It wasn’t too loud here in October. Had site B1, which was water and electric. Close to the pond. Not directly at the pond, though. There is a huge area of woods with a walking trail starting at the edge of the campground. I enjoyed stretching my legs. Cell reception is not great. Camp link Wifi for a fee is workable unless you need to do zoom calls. Lady at check-in was nice.

Not my favorite place.

The nicest Thousand trails campground in the northeast

Having a Thousand Trails membership I tried every single campground that’s included in the Northeast and this is the nicest one. It’s really quiet (which I appreciate immensely) with the exception of daily leaf blowers. The upside of that annoying noise is of course that the campground looks organized and clean. There is a huge area of walking and bike paths adjacent to the campground (enter next to the blue bathhouse on A road.) the woman at the check in was very nice and helpful. That being said it is still more of a mobile home park, just like all the other TT campgrounds. I was here early in the season (May) and again late in the season (October). Not sure how crazy it gets in July and August. I was pleasantly surprised that they put brand new picnic tables on all the transient sites. Big improvement! AT&T hotspot worked well even for zoom calls. Verizon on my phone a bit weak. Camp link Wifi costs extra but actually works well! So it’s worth the cost, if you don’t have any other options.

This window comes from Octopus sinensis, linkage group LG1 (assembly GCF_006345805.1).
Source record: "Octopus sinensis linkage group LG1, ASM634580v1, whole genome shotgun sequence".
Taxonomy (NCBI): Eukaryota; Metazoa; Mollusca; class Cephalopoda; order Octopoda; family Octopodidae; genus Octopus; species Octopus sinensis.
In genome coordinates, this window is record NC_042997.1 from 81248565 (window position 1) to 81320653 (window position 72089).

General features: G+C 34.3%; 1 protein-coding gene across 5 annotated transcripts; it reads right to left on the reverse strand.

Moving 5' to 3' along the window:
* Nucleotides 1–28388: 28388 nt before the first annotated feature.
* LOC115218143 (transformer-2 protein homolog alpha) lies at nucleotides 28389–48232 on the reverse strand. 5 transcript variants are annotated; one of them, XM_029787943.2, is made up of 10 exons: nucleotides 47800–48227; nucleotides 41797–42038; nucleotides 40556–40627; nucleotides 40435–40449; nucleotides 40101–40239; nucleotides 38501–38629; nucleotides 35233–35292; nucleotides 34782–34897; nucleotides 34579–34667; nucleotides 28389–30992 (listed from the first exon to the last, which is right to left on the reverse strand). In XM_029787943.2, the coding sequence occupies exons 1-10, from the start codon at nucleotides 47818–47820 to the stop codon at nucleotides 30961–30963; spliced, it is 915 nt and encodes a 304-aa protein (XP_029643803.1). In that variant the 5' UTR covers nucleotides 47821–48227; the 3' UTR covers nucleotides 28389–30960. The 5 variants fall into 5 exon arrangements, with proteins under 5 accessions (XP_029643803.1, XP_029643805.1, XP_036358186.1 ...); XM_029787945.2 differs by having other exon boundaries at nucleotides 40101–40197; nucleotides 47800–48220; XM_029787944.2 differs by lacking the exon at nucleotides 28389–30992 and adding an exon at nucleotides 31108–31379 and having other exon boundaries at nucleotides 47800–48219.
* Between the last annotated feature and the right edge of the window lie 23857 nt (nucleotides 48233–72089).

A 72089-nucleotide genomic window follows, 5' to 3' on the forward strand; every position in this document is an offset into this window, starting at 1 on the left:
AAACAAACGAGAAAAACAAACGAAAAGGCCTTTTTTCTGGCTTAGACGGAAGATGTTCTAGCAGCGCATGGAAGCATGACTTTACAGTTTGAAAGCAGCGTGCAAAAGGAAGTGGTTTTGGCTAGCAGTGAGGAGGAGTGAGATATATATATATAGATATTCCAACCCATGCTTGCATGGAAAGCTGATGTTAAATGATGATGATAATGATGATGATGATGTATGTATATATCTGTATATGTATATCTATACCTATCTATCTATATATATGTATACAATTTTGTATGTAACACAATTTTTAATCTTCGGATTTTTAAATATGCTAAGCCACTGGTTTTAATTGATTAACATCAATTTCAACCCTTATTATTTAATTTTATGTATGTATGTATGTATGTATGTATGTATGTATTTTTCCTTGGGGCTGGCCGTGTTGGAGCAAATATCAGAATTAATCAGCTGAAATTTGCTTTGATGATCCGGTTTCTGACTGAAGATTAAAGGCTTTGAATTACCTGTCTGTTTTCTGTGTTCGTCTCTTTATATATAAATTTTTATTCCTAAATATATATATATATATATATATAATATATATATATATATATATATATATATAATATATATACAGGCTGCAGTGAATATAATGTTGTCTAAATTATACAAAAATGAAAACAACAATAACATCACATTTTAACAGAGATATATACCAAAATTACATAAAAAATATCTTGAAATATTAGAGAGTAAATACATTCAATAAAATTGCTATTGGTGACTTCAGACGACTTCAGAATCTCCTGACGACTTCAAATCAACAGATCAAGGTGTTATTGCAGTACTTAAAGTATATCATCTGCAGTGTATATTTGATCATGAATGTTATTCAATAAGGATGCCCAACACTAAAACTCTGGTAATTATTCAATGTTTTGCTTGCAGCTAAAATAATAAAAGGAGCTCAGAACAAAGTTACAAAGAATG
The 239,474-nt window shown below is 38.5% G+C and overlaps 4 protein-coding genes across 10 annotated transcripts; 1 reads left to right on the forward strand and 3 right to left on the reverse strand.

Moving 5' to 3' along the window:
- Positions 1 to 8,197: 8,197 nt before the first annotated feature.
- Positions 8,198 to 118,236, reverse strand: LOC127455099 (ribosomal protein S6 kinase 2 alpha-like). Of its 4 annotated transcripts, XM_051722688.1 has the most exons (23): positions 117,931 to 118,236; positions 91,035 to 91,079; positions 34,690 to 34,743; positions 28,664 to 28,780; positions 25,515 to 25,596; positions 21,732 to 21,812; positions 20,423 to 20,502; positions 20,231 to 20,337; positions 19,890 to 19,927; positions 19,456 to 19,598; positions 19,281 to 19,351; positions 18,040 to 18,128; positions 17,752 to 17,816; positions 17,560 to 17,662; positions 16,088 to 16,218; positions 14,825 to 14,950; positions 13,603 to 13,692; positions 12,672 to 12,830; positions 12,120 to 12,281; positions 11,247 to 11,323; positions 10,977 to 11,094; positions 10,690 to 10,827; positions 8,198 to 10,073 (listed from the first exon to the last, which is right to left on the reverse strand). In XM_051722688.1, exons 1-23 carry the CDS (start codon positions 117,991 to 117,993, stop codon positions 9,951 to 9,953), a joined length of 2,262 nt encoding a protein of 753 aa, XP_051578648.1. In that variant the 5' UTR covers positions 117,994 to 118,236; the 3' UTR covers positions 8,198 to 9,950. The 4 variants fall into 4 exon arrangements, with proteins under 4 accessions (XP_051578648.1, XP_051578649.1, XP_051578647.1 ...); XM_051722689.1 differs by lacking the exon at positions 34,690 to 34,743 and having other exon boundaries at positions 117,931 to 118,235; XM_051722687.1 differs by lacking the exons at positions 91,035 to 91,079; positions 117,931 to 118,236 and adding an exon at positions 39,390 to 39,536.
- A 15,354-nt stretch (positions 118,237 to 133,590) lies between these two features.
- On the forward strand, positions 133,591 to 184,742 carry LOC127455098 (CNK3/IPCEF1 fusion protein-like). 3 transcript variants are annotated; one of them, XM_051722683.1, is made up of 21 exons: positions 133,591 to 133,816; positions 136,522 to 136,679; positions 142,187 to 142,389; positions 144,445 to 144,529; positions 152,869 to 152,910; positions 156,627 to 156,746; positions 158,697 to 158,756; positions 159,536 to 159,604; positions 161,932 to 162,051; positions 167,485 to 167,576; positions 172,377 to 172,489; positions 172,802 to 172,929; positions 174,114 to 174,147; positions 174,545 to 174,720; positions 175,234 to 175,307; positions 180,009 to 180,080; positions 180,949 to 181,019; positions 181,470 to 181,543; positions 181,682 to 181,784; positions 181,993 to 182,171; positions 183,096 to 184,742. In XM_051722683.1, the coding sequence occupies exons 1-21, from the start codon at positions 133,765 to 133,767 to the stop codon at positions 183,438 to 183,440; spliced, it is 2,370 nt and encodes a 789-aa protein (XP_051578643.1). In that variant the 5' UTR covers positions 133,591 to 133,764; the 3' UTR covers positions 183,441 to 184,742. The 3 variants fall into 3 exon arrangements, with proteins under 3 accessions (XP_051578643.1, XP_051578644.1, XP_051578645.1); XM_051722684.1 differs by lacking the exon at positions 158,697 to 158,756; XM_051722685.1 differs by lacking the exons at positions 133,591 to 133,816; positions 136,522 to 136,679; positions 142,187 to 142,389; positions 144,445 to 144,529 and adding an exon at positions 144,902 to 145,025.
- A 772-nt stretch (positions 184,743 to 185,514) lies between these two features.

Not too bad

Of all the Thousand Trails campgrounds in the Northeast this one isn’t too bad. It’s a huge park with mostly seasonal/annual campers. (Campground is not open all year, though). Gated Section A is right near the entrance and this is where most of the transient sites are. They are first come first serve. When I got here in the rain, the staff at check in was very nice. Driving around picking my site, the roads were extremely uneven and the rain had created huge lakes in the middle of the road as well as on the sites themselves. I only stayed two nights. Cell reception was not good, neither with AT&T nor Verizon. They have Wifi at the park which I haven’t tried. I believe - although- I’m not sure that you have to pay for it and I wasn’t up for that. I wouldn’t choose this campground unless you have a Thousand Trails membership like me and want to save money.